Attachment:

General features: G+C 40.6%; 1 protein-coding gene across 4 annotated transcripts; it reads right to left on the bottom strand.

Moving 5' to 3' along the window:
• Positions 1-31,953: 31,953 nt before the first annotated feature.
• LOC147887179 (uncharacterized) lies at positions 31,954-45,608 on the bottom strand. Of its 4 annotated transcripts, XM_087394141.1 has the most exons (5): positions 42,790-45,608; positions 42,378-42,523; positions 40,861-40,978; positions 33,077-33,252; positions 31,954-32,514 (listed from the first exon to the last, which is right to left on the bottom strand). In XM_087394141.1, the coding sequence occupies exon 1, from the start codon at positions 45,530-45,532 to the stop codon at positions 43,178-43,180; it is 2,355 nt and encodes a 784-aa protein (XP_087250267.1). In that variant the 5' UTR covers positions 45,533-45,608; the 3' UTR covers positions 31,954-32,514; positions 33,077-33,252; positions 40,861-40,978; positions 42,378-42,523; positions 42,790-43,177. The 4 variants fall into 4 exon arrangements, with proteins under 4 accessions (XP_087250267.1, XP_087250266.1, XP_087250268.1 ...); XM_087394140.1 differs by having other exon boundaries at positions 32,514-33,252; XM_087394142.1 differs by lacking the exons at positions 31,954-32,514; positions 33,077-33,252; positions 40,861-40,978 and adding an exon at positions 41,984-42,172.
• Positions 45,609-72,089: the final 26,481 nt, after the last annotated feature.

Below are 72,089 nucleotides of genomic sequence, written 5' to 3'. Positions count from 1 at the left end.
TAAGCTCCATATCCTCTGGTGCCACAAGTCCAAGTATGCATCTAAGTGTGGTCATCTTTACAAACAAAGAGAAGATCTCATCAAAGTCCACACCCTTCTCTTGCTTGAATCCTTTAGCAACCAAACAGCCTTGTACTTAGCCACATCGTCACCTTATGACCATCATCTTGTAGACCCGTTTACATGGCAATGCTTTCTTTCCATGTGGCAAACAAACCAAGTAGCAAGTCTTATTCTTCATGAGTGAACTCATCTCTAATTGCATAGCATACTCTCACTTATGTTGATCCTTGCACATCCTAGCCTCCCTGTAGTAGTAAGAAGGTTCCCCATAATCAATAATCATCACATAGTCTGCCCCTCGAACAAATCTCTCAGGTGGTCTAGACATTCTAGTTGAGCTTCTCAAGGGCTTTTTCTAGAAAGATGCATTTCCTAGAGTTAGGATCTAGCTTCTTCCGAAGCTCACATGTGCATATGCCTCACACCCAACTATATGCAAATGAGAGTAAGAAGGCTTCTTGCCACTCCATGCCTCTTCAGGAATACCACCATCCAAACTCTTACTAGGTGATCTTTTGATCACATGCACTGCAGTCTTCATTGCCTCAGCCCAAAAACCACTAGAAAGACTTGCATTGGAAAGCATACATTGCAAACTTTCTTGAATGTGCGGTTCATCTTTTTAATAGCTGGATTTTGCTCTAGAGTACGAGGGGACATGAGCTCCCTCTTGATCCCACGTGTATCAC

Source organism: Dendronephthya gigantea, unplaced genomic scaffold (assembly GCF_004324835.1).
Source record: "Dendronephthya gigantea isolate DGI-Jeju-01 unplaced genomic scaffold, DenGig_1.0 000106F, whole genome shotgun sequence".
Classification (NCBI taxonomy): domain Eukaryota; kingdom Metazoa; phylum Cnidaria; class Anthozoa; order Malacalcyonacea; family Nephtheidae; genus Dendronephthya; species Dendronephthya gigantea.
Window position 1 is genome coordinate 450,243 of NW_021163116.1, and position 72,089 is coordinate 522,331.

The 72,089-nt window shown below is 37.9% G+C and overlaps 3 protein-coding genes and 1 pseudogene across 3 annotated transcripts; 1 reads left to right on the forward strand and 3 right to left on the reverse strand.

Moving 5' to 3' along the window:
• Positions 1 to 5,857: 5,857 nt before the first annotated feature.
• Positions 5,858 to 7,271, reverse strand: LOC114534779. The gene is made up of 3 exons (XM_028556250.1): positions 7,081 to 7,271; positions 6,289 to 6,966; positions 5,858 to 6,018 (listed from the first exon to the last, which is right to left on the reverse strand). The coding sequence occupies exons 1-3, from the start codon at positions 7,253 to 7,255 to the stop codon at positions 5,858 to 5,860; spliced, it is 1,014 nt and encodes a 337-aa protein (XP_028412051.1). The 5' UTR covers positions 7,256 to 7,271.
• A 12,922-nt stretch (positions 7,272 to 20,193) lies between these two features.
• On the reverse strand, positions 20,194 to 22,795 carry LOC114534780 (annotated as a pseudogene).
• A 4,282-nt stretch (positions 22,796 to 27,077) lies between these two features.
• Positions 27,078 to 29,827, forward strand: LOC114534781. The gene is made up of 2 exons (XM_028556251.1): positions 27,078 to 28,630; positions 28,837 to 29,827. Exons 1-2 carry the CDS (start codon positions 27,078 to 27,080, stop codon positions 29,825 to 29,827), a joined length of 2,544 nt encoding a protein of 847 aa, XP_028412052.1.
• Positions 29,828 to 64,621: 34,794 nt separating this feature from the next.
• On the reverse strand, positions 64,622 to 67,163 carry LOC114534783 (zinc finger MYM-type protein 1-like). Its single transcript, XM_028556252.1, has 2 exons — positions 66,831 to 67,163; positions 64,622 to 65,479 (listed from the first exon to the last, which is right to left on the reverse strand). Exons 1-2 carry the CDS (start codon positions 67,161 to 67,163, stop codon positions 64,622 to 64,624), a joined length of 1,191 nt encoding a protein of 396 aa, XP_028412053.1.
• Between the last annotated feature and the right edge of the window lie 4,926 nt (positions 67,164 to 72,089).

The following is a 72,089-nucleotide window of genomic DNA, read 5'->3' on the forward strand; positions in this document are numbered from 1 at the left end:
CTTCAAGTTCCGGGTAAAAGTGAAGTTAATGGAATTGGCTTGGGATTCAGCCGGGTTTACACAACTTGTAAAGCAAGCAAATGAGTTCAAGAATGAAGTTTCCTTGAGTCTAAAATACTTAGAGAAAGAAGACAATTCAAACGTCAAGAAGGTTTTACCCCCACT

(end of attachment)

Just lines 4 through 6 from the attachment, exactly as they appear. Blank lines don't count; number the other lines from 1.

• LOC147887179 (uncharacterized) lies at positions 31,954-45,608 on the bottom strand. Of its 4 annotated transcripts, XM_087394141.1 has the most exons (5): positions 42,790-45,608; positions 42,378-42,523; positions 40,861-40,978; positions 33,077-33,252; positions 31,954-32,514 (listed from the first exon to the last, which is right to left on the bottom strand). In XM_087394141.1, the coding sequence occupies exon 1, from the start codon at positions 45,530-45,532 to the stop codon at positions 43,178-43,180; it is 2,355 nt and encodes a 784-aa protein (XP_087250267.1). In that variant the 5' UTR covers positions 45,533-45,608; the 3' UTR covers positions 31,954-32,514; positions 33,077-33,252; positions 40,861-40,978; positions 42,378-42,523; positions 42,790-43,177. The 4 variants fall into 4 exon arrangements, with proteins under 4 accessions (XP_087250267.1, XP_087250266.1, XP_087250268.1 ...); XM_087394140.1 differs by having other exon boundaries at positions 32,514-33,252; XM_087394142.1 differs by lacking the exons at positions 31,954-32,514; positions 33,077-33,252; positions 40,861-40,978 and adding an exon at positions 41,984-42,172.
• Positions 45,609-72,089: the final 26,481 nt, after the last annotated feature.

Below are 72,089 nucleotides of genomic sequence, written 5' to 3'. Positions count from 1 at the left end.